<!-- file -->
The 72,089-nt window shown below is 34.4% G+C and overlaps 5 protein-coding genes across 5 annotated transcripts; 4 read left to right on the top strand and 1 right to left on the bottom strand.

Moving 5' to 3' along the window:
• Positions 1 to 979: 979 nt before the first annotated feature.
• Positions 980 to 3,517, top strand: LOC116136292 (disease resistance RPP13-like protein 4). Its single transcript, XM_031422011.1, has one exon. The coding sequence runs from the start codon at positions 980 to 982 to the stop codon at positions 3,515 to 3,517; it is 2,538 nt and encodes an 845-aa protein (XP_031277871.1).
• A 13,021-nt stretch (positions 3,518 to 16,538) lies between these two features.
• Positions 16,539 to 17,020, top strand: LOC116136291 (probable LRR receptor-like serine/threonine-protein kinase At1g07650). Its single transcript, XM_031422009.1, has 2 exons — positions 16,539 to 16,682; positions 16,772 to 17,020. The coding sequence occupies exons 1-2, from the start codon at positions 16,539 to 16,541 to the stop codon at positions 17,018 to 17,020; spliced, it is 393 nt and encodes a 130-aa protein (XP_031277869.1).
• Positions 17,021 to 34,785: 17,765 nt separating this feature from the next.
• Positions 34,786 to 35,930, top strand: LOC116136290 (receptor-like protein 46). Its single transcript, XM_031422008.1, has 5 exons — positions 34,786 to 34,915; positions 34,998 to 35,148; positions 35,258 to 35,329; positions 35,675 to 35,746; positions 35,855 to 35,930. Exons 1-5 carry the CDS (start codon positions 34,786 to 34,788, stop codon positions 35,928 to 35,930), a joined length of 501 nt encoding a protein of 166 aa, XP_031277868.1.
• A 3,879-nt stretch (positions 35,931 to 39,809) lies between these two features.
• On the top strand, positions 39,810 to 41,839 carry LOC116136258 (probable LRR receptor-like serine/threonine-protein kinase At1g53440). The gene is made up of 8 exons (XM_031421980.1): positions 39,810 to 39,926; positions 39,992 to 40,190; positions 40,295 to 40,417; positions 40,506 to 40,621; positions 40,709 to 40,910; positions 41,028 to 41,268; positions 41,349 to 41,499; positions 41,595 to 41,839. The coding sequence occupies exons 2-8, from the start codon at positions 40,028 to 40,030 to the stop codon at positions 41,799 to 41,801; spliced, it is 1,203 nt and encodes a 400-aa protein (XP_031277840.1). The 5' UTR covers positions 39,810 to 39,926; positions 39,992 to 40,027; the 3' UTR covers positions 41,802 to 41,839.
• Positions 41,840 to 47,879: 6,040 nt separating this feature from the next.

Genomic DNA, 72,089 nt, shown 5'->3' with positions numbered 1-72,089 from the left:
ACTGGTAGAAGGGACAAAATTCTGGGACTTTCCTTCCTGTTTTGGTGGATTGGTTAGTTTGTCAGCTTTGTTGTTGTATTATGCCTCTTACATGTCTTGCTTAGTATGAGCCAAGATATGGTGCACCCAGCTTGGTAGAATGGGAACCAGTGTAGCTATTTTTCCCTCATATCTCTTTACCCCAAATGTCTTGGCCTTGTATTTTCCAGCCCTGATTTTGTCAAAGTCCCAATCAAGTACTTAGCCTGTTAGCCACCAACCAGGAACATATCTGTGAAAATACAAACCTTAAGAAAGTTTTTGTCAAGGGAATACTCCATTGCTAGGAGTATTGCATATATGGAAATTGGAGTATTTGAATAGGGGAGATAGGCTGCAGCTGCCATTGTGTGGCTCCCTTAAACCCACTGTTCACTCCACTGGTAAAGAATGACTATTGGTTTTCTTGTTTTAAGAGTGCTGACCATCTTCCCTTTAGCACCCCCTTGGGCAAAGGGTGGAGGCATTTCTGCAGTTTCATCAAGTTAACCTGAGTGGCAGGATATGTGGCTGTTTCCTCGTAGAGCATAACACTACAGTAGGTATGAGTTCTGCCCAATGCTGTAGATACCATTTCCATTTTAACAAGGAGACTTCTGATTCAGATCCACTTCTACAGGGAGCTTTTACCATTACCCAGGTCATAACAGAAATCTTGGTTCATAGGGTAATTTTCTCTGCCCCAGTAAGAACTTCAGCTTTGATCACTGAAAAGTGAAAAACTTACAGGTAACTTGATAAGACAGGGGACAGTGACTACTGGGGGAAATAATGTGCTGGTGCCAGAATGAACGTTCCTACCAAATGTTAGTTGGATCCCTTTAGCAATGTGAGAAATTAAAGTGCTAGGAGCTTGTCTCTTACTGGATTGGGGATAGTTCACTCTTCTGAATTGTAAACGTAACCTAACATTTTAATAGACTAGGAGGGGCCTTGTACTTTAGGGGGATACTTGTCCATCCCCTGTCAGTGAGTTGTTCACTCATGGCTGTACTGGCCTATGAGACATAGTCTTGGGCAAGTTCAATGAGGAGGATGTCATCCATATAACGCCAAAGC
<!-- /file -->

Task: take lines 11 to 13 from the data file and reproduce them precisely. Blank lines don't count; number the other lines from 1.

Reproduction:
• Positions 41,840 to 47,879: 6,040 nt separating this feature from the next.

Genomic DNA, 72,089 nt, shown 5'->3' with positions numbered 1-72,089 from the left:
ACTGGTAGAAGGGACAAAATTCTGGGACTTTCCTTCCTGTTTTGGTGGATTGGTTAGTTTGTCAGCTTTGTTGTTGTATTATGCCTCTTACATGTCTTGCTTAGTATGAGCCAAGATATGGTGCACCCAGCTTGGTAGAATGGGAACCAGTGTAGCTATTTTTCCCTCATATCTCTTTACCCCAAATGTCTTGGCCTTGTATTTTCCAGCCCTGATTTTGTCAAAGTCCCAATCAAGTACTTAGCCTGTTAGCCACCAACCAGGAACATATCTGTGAAAATACAAACCTTAAGAAAGTTTTTGTCAAGGGAATACTCCATTGCTAGGAGTATTGCATATATGGAAATTGGAGTATTTGAATAGGGGAGATAGGCTGCAGCTGCCATTGTGTGGCTCCCTTAAACCCACTGTTCACTCCACTGGTAAAGAATGACTATTGGTTTTCTTGTTTTAAGAGTGCTGACCATCTTCCCTTTAGCACCCCCTTGGGCAAAGGGTGGAGGCATTTCTGCAGTTTCATCAAGTTAACCTGAGTGGCAGGATATGTGGCTGTTTCCTCGTAGAGCATAACACTACAGTAGGTATGAGTTCTGCCCAATGCTGTAGATACCATTTCCATTTTAACAAGGAGACTTCTGATTCAGATCCACTTCTACAGGGAGCTTTTACCATTACCCAGGTCATAACAGAAATCTTGGTTCATAGGGTAATTTTCTCTGCCCCAGTAAGAACTTCAGCTTTGATCACTGAAAAGTGAAAAACTTACAGGTAACTTGATAAGACAGGGGACAGTGACTACTGGGGGAAATAATGTGCTGGTGCCAGAATGAACGTTCCTACCAAATGTTAGTTGGATCCCTTTAGCAATGTGAGAAATTAAAGTGCTAGGAGCTTGTCTCTTACTGGATTGGGGATAGTTCACTCTTCTGAATTGTAAACGTAACCTAACATTTTAATAGACTAGGAGGGGCCTTGTACTTTAGGGGGATACTTGTCCATCCCCTGTCAGTGAGTTGTTCACTCATGGCTGTACTGGCCTATGAGACATAGTCTTGGGCAAGTTCAATGAGGAGGATGTCATCCATATAACGCCAAAGC